Research has begun on a PhD study aimed at exploring why a greater number than the national average of Northern Rivers parents, especially those in Byron Shire, choose not to vaccinate their children.
North Coast NSW statistics show immunisation rates for one, two and five-year olds are less than most other areas in Australia, although not dramatically so
While these 2011-12 figures will be updated soon, the results are not expected to vary significantly.
However, the breakdown by local postcodes shows significantly higher non-vaccination rates in Byron Shire
In postcode 2481 (Byron Bay), only 76 per cent of one-year-olds are fully immunised, with this figure dropping to 69 per cent by age two years, and 63 per cent by age five.
In neighbouring postcode 2482, still in Byron Shire but centred on Mullumbimby and taking in the nearby hinterland, the immunisation rates drop even further: just 47 per cent of one-year-olds are fully immunised, 46 per cent of two-year-olds, and 49 per cent of five-year-olds.
Keen to understand the reasons, long-standing Byron Shire resident, midwife and mother of four, Catherine Helps has embarked on a PhD study through The University of Sydney’s School of Public Health, with local supervision through an academic at the University Centre for Rural Health, North Coast.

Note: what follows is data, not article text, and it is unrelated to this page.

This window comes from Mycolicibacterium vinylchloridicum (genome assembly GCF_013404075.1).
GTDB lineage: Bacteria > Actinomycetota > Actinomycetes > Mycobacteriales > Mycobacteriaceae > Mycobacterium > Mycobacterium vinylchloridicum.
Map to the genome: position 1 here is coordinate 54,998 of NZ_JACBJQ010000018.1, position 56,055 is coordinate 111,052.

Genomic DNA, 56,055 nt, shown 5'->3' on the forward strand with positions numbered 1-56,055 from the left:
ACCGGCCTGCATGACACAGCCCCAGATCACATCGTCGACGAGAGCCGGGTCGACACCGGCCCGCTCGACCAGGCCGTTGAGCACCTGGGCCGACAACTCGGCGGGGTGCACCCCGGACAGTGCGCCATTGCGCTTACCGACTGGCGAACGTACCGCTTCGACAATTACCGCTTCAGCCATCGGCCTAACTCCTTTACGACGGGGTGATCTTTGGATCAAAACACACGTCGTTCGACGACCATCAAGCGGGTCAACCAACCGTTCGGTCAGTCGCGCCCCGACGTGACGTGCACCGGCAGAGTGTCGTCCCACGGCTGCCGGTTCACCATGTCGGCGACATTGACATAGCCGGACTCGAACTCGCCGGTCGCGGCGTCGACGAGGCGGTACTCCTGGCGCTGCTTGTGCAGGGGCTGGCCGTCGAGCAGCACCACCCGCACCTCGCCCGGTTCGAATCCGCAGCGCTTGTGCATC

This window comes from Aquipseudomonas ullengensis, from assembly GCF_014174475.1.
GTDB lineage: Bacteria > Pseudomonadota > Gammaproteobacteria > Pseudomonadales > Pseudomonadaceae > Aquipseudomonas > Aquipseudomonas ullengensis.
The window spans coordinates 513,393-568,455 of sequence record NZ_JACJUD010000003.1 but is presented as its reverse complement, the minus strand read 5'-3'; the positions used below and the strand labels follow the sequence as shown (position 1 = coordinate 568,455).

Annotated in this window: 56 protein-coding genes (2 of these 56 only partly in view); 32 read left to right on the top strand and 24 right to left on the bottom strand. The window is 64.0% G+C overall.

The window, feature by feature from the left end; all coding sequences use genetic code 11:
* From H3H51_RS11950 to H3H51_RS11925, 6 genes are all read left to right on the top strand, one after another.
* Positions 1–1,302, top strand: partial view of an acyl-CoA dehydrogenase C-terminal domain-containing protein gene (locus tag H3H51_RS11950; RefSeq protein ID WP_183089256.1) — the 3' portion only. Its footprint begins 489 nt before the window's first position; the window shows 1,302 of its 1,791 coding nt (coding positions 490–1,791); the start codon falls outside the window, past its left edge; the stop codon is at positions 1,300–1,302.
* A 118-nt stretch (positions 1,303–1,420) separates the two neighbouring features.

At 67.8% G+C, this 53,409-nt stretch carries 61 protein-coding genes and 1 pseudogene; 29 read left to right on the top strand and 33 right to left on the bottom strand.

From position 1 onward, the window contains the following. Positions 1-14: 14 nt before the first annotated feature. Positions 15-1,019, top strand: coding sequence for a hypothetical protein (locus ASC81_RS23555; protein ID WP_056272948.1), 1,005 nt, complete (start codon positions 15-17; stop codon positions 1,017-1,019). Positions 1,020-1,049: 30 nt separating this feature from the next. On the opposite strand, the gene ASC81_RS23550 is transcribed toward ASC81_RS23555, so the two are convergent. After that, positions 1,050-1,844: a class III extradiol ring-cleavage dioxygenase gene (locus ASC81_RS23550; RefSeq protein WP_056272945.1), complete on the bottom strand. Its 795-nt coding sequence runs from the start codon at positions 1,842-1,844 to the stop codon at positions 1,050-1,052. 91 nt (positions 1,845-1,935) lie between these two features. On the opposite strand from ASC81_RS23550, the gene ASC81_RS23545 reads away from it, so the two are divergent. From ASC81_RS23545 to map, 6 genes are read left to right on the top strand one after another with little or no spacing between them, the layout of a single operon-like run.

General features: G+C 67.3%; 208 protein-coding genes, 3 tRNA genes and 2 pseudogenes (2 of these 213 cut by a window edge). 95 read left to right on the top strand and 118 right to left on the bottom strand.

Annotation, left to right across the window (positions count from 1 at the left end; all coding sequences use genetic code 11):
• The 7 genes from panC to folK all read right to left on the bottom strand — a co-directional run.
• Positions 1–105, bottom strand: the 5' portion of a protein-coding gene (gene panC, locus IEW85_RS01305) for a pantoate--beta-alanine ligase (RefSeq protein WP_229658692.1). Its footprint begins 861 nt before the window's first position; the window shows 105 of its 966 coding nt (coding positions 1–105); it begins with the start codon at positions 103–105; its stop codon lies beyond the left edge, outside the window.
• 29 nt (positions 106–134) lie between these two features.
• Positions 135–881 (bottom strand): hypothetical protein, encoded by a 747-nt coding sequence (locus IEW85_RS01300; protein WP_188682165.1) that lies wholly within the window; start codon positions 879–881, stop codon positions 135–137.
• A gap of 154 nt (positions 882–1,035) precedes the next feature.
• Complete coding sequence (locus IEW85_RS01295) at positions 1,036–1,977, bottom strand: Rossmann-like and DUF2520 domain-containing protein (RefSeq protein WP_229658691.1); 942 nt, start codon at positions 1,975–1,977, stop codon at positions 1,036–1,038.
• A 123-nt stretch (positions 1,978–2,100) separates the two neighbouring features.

In late October 2015, Ms Helps began interviewing the first of an eventual 40 parents who decided not to immunise their children, or who began the recommended regime but decided not to continue.
Ms Helps told GPSpeak that her approach aims to provide parents with an opportunity to express their views and decision-making processes without judgment or persuasion.
“I am aiming for a better understanding, not seeking to engage people in a debate or fact checking,” she said.
“It has already become clear that some of those who choose not to vaccinate their children are well aware that many people, including their friends and extended families, do not agree with their decision.
“Interestingly, considering this area’s high refusal rate, those I have spoken with so far seem to consider themselves as part of a minority. While there are some very vocal opponents, as we know, it seems many parents feel that it is a personal parenting decision and would prefer to keep their views to themselves.”
Her research work will extend through 2016 and include interviews with more parents, GPs working within the catchment, the North Coast Public Health Unit, childcare providers and alternative health practitioners.
Later, the study will be extended to focus groups of around ten senior high school students whose immunisation status will not be asked - in order to seek the views of young people within this area and gauge what attitudes may be coming through in the future.
“This clustering of vaccination refusal is a national, and indeed global, phenomenon whose reasons are poorly understood,” Catherine Helps added.
“We are hoping this study can add to the understanding of the personal convictions and the geographical clustering of parents who choose not to vaccinate.”